situation confronting us is not one that lends itself to easy prescriptions
or simple answers. Our current economy and civilization are built
on a foundation of fossil fuels and synthetic chemicals. According
to one chemical industry estimate, chlorinated synthetic chemicals
and the products made from them constitute 45 percent of the world's
GNP. If it has taken fifty years to work our way into this dilemma,
it will almost certainly take just as long or longer to find our
way out of it.
we look toward the future and think about charting a new course,
it is critical to begin with a clear-eyed view of our situation.
As the experience over the past half century has demonstrated, there
is no way to put large quantities of man-made chemicals into the
environment without exposing on our children and ourselves to unknown
risks. Many of these synthetic compounds may prove harmless, but
others may not. We must face the fact that there is no way to guarantee
the safety of synthetic chemicals, even those that have been on
the market for decades. CFCs had been in broad use for fifty years
before the ozone hole was discovered over Antarctica. The lag time
before effects emerge in vast, complex systems can give a false
sense of safety and increase the opportunity for catastrophe.
must be ever mindful that for all the advances in science, we still
have only the most general understanding of the life systems on
which we have been experimenting-whether our own bodies or Earth's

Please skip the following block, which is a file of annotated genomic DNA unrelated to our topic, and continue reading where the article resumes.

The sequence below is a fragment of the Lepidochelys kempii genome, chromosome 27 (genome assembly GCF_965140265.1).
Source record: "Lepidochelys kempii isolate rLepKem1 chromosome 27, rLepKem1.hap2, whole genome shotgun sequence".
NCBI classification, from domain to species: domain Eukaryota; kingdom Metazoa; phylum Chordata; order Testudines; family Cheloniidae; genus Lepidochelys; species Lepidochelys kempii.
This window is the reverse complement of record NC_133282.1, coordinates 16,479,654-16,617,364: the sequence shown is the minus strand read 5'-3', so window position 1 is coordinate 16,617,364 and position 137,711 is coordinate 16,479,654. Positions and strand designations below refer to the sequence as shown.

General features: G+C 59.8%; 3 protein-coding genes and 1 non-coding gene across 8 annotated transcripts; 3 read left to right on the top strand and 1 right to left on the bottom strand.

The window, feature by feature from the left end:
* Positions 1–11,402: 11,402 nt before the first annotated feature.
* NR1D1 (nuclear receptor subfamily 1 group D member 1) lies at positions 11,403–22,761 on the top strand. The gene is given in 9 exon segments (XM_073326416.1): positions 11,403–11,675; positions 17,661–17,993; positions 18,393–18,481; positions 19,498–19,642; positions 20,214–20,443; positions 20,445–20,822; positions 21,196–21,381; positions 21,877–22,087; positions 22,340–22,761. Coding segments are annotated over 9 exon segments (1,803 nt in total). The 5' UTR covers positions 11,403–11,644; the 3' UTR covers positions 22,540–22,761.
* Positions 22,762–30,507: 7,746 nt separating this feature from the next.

atmosphere. At the time that CFCs were invented, scientists did
not understand the ozone layer or its importance in shielding the
Earth from ultraviolet radiation. That came three years later through
the work of a British scientist, Sydney Chapman. DDT and other hormone-disrupting
chemicals were on the market for two decades, before researchers
began to fathom the mysteries of the hormone receptors and even
longer before they discovered that synthetic chemicals could mimic
hormones and engage those receptors.
the risks that confront us stem from this gap between our technological
prowess and our understanding of the systems that support life.
We design new technologies at a dizzying pace and deploy them on
an unprecedented scale around the world long before we can begin
to fathom their possible impact on the global system or ourselves.
We have plunged boldly ahead, never acknowledging the dangerous
ignorance at the heart of the enterprise.
arrogant presumption may be an ineradicable part of human nature.
The ancient Greeks called it hubris. Throughout human history, humans
have risked the unknown, courting both success and catastrophe.
What differs now is the stakes, the magnitude of possible mistakes.
Our activities no longer involve just one village and its neighbor,
one valley or the next. The scale of human activity means that these
experiments engage the planet.
we race toward the future, we must never forget the fundamental
reality of our situation: we are flying blind. Our dilemma is like
that of a plane hurtling through the fog without a map or instruments.
Instead of being able to provide a reliable radar system, scientists
are peering through the cockpit window trying to warn of any obstacles
ahead. And usually, the most they can say is that the dark mass
looming into view might be a cloud bank. Or then again, it might
be a mountain.
what do we do? Land the plane as quickly as possible, slow down,
or proceed full speed ahead because it would be incredibly expensive
and disruptive to cancel this trip?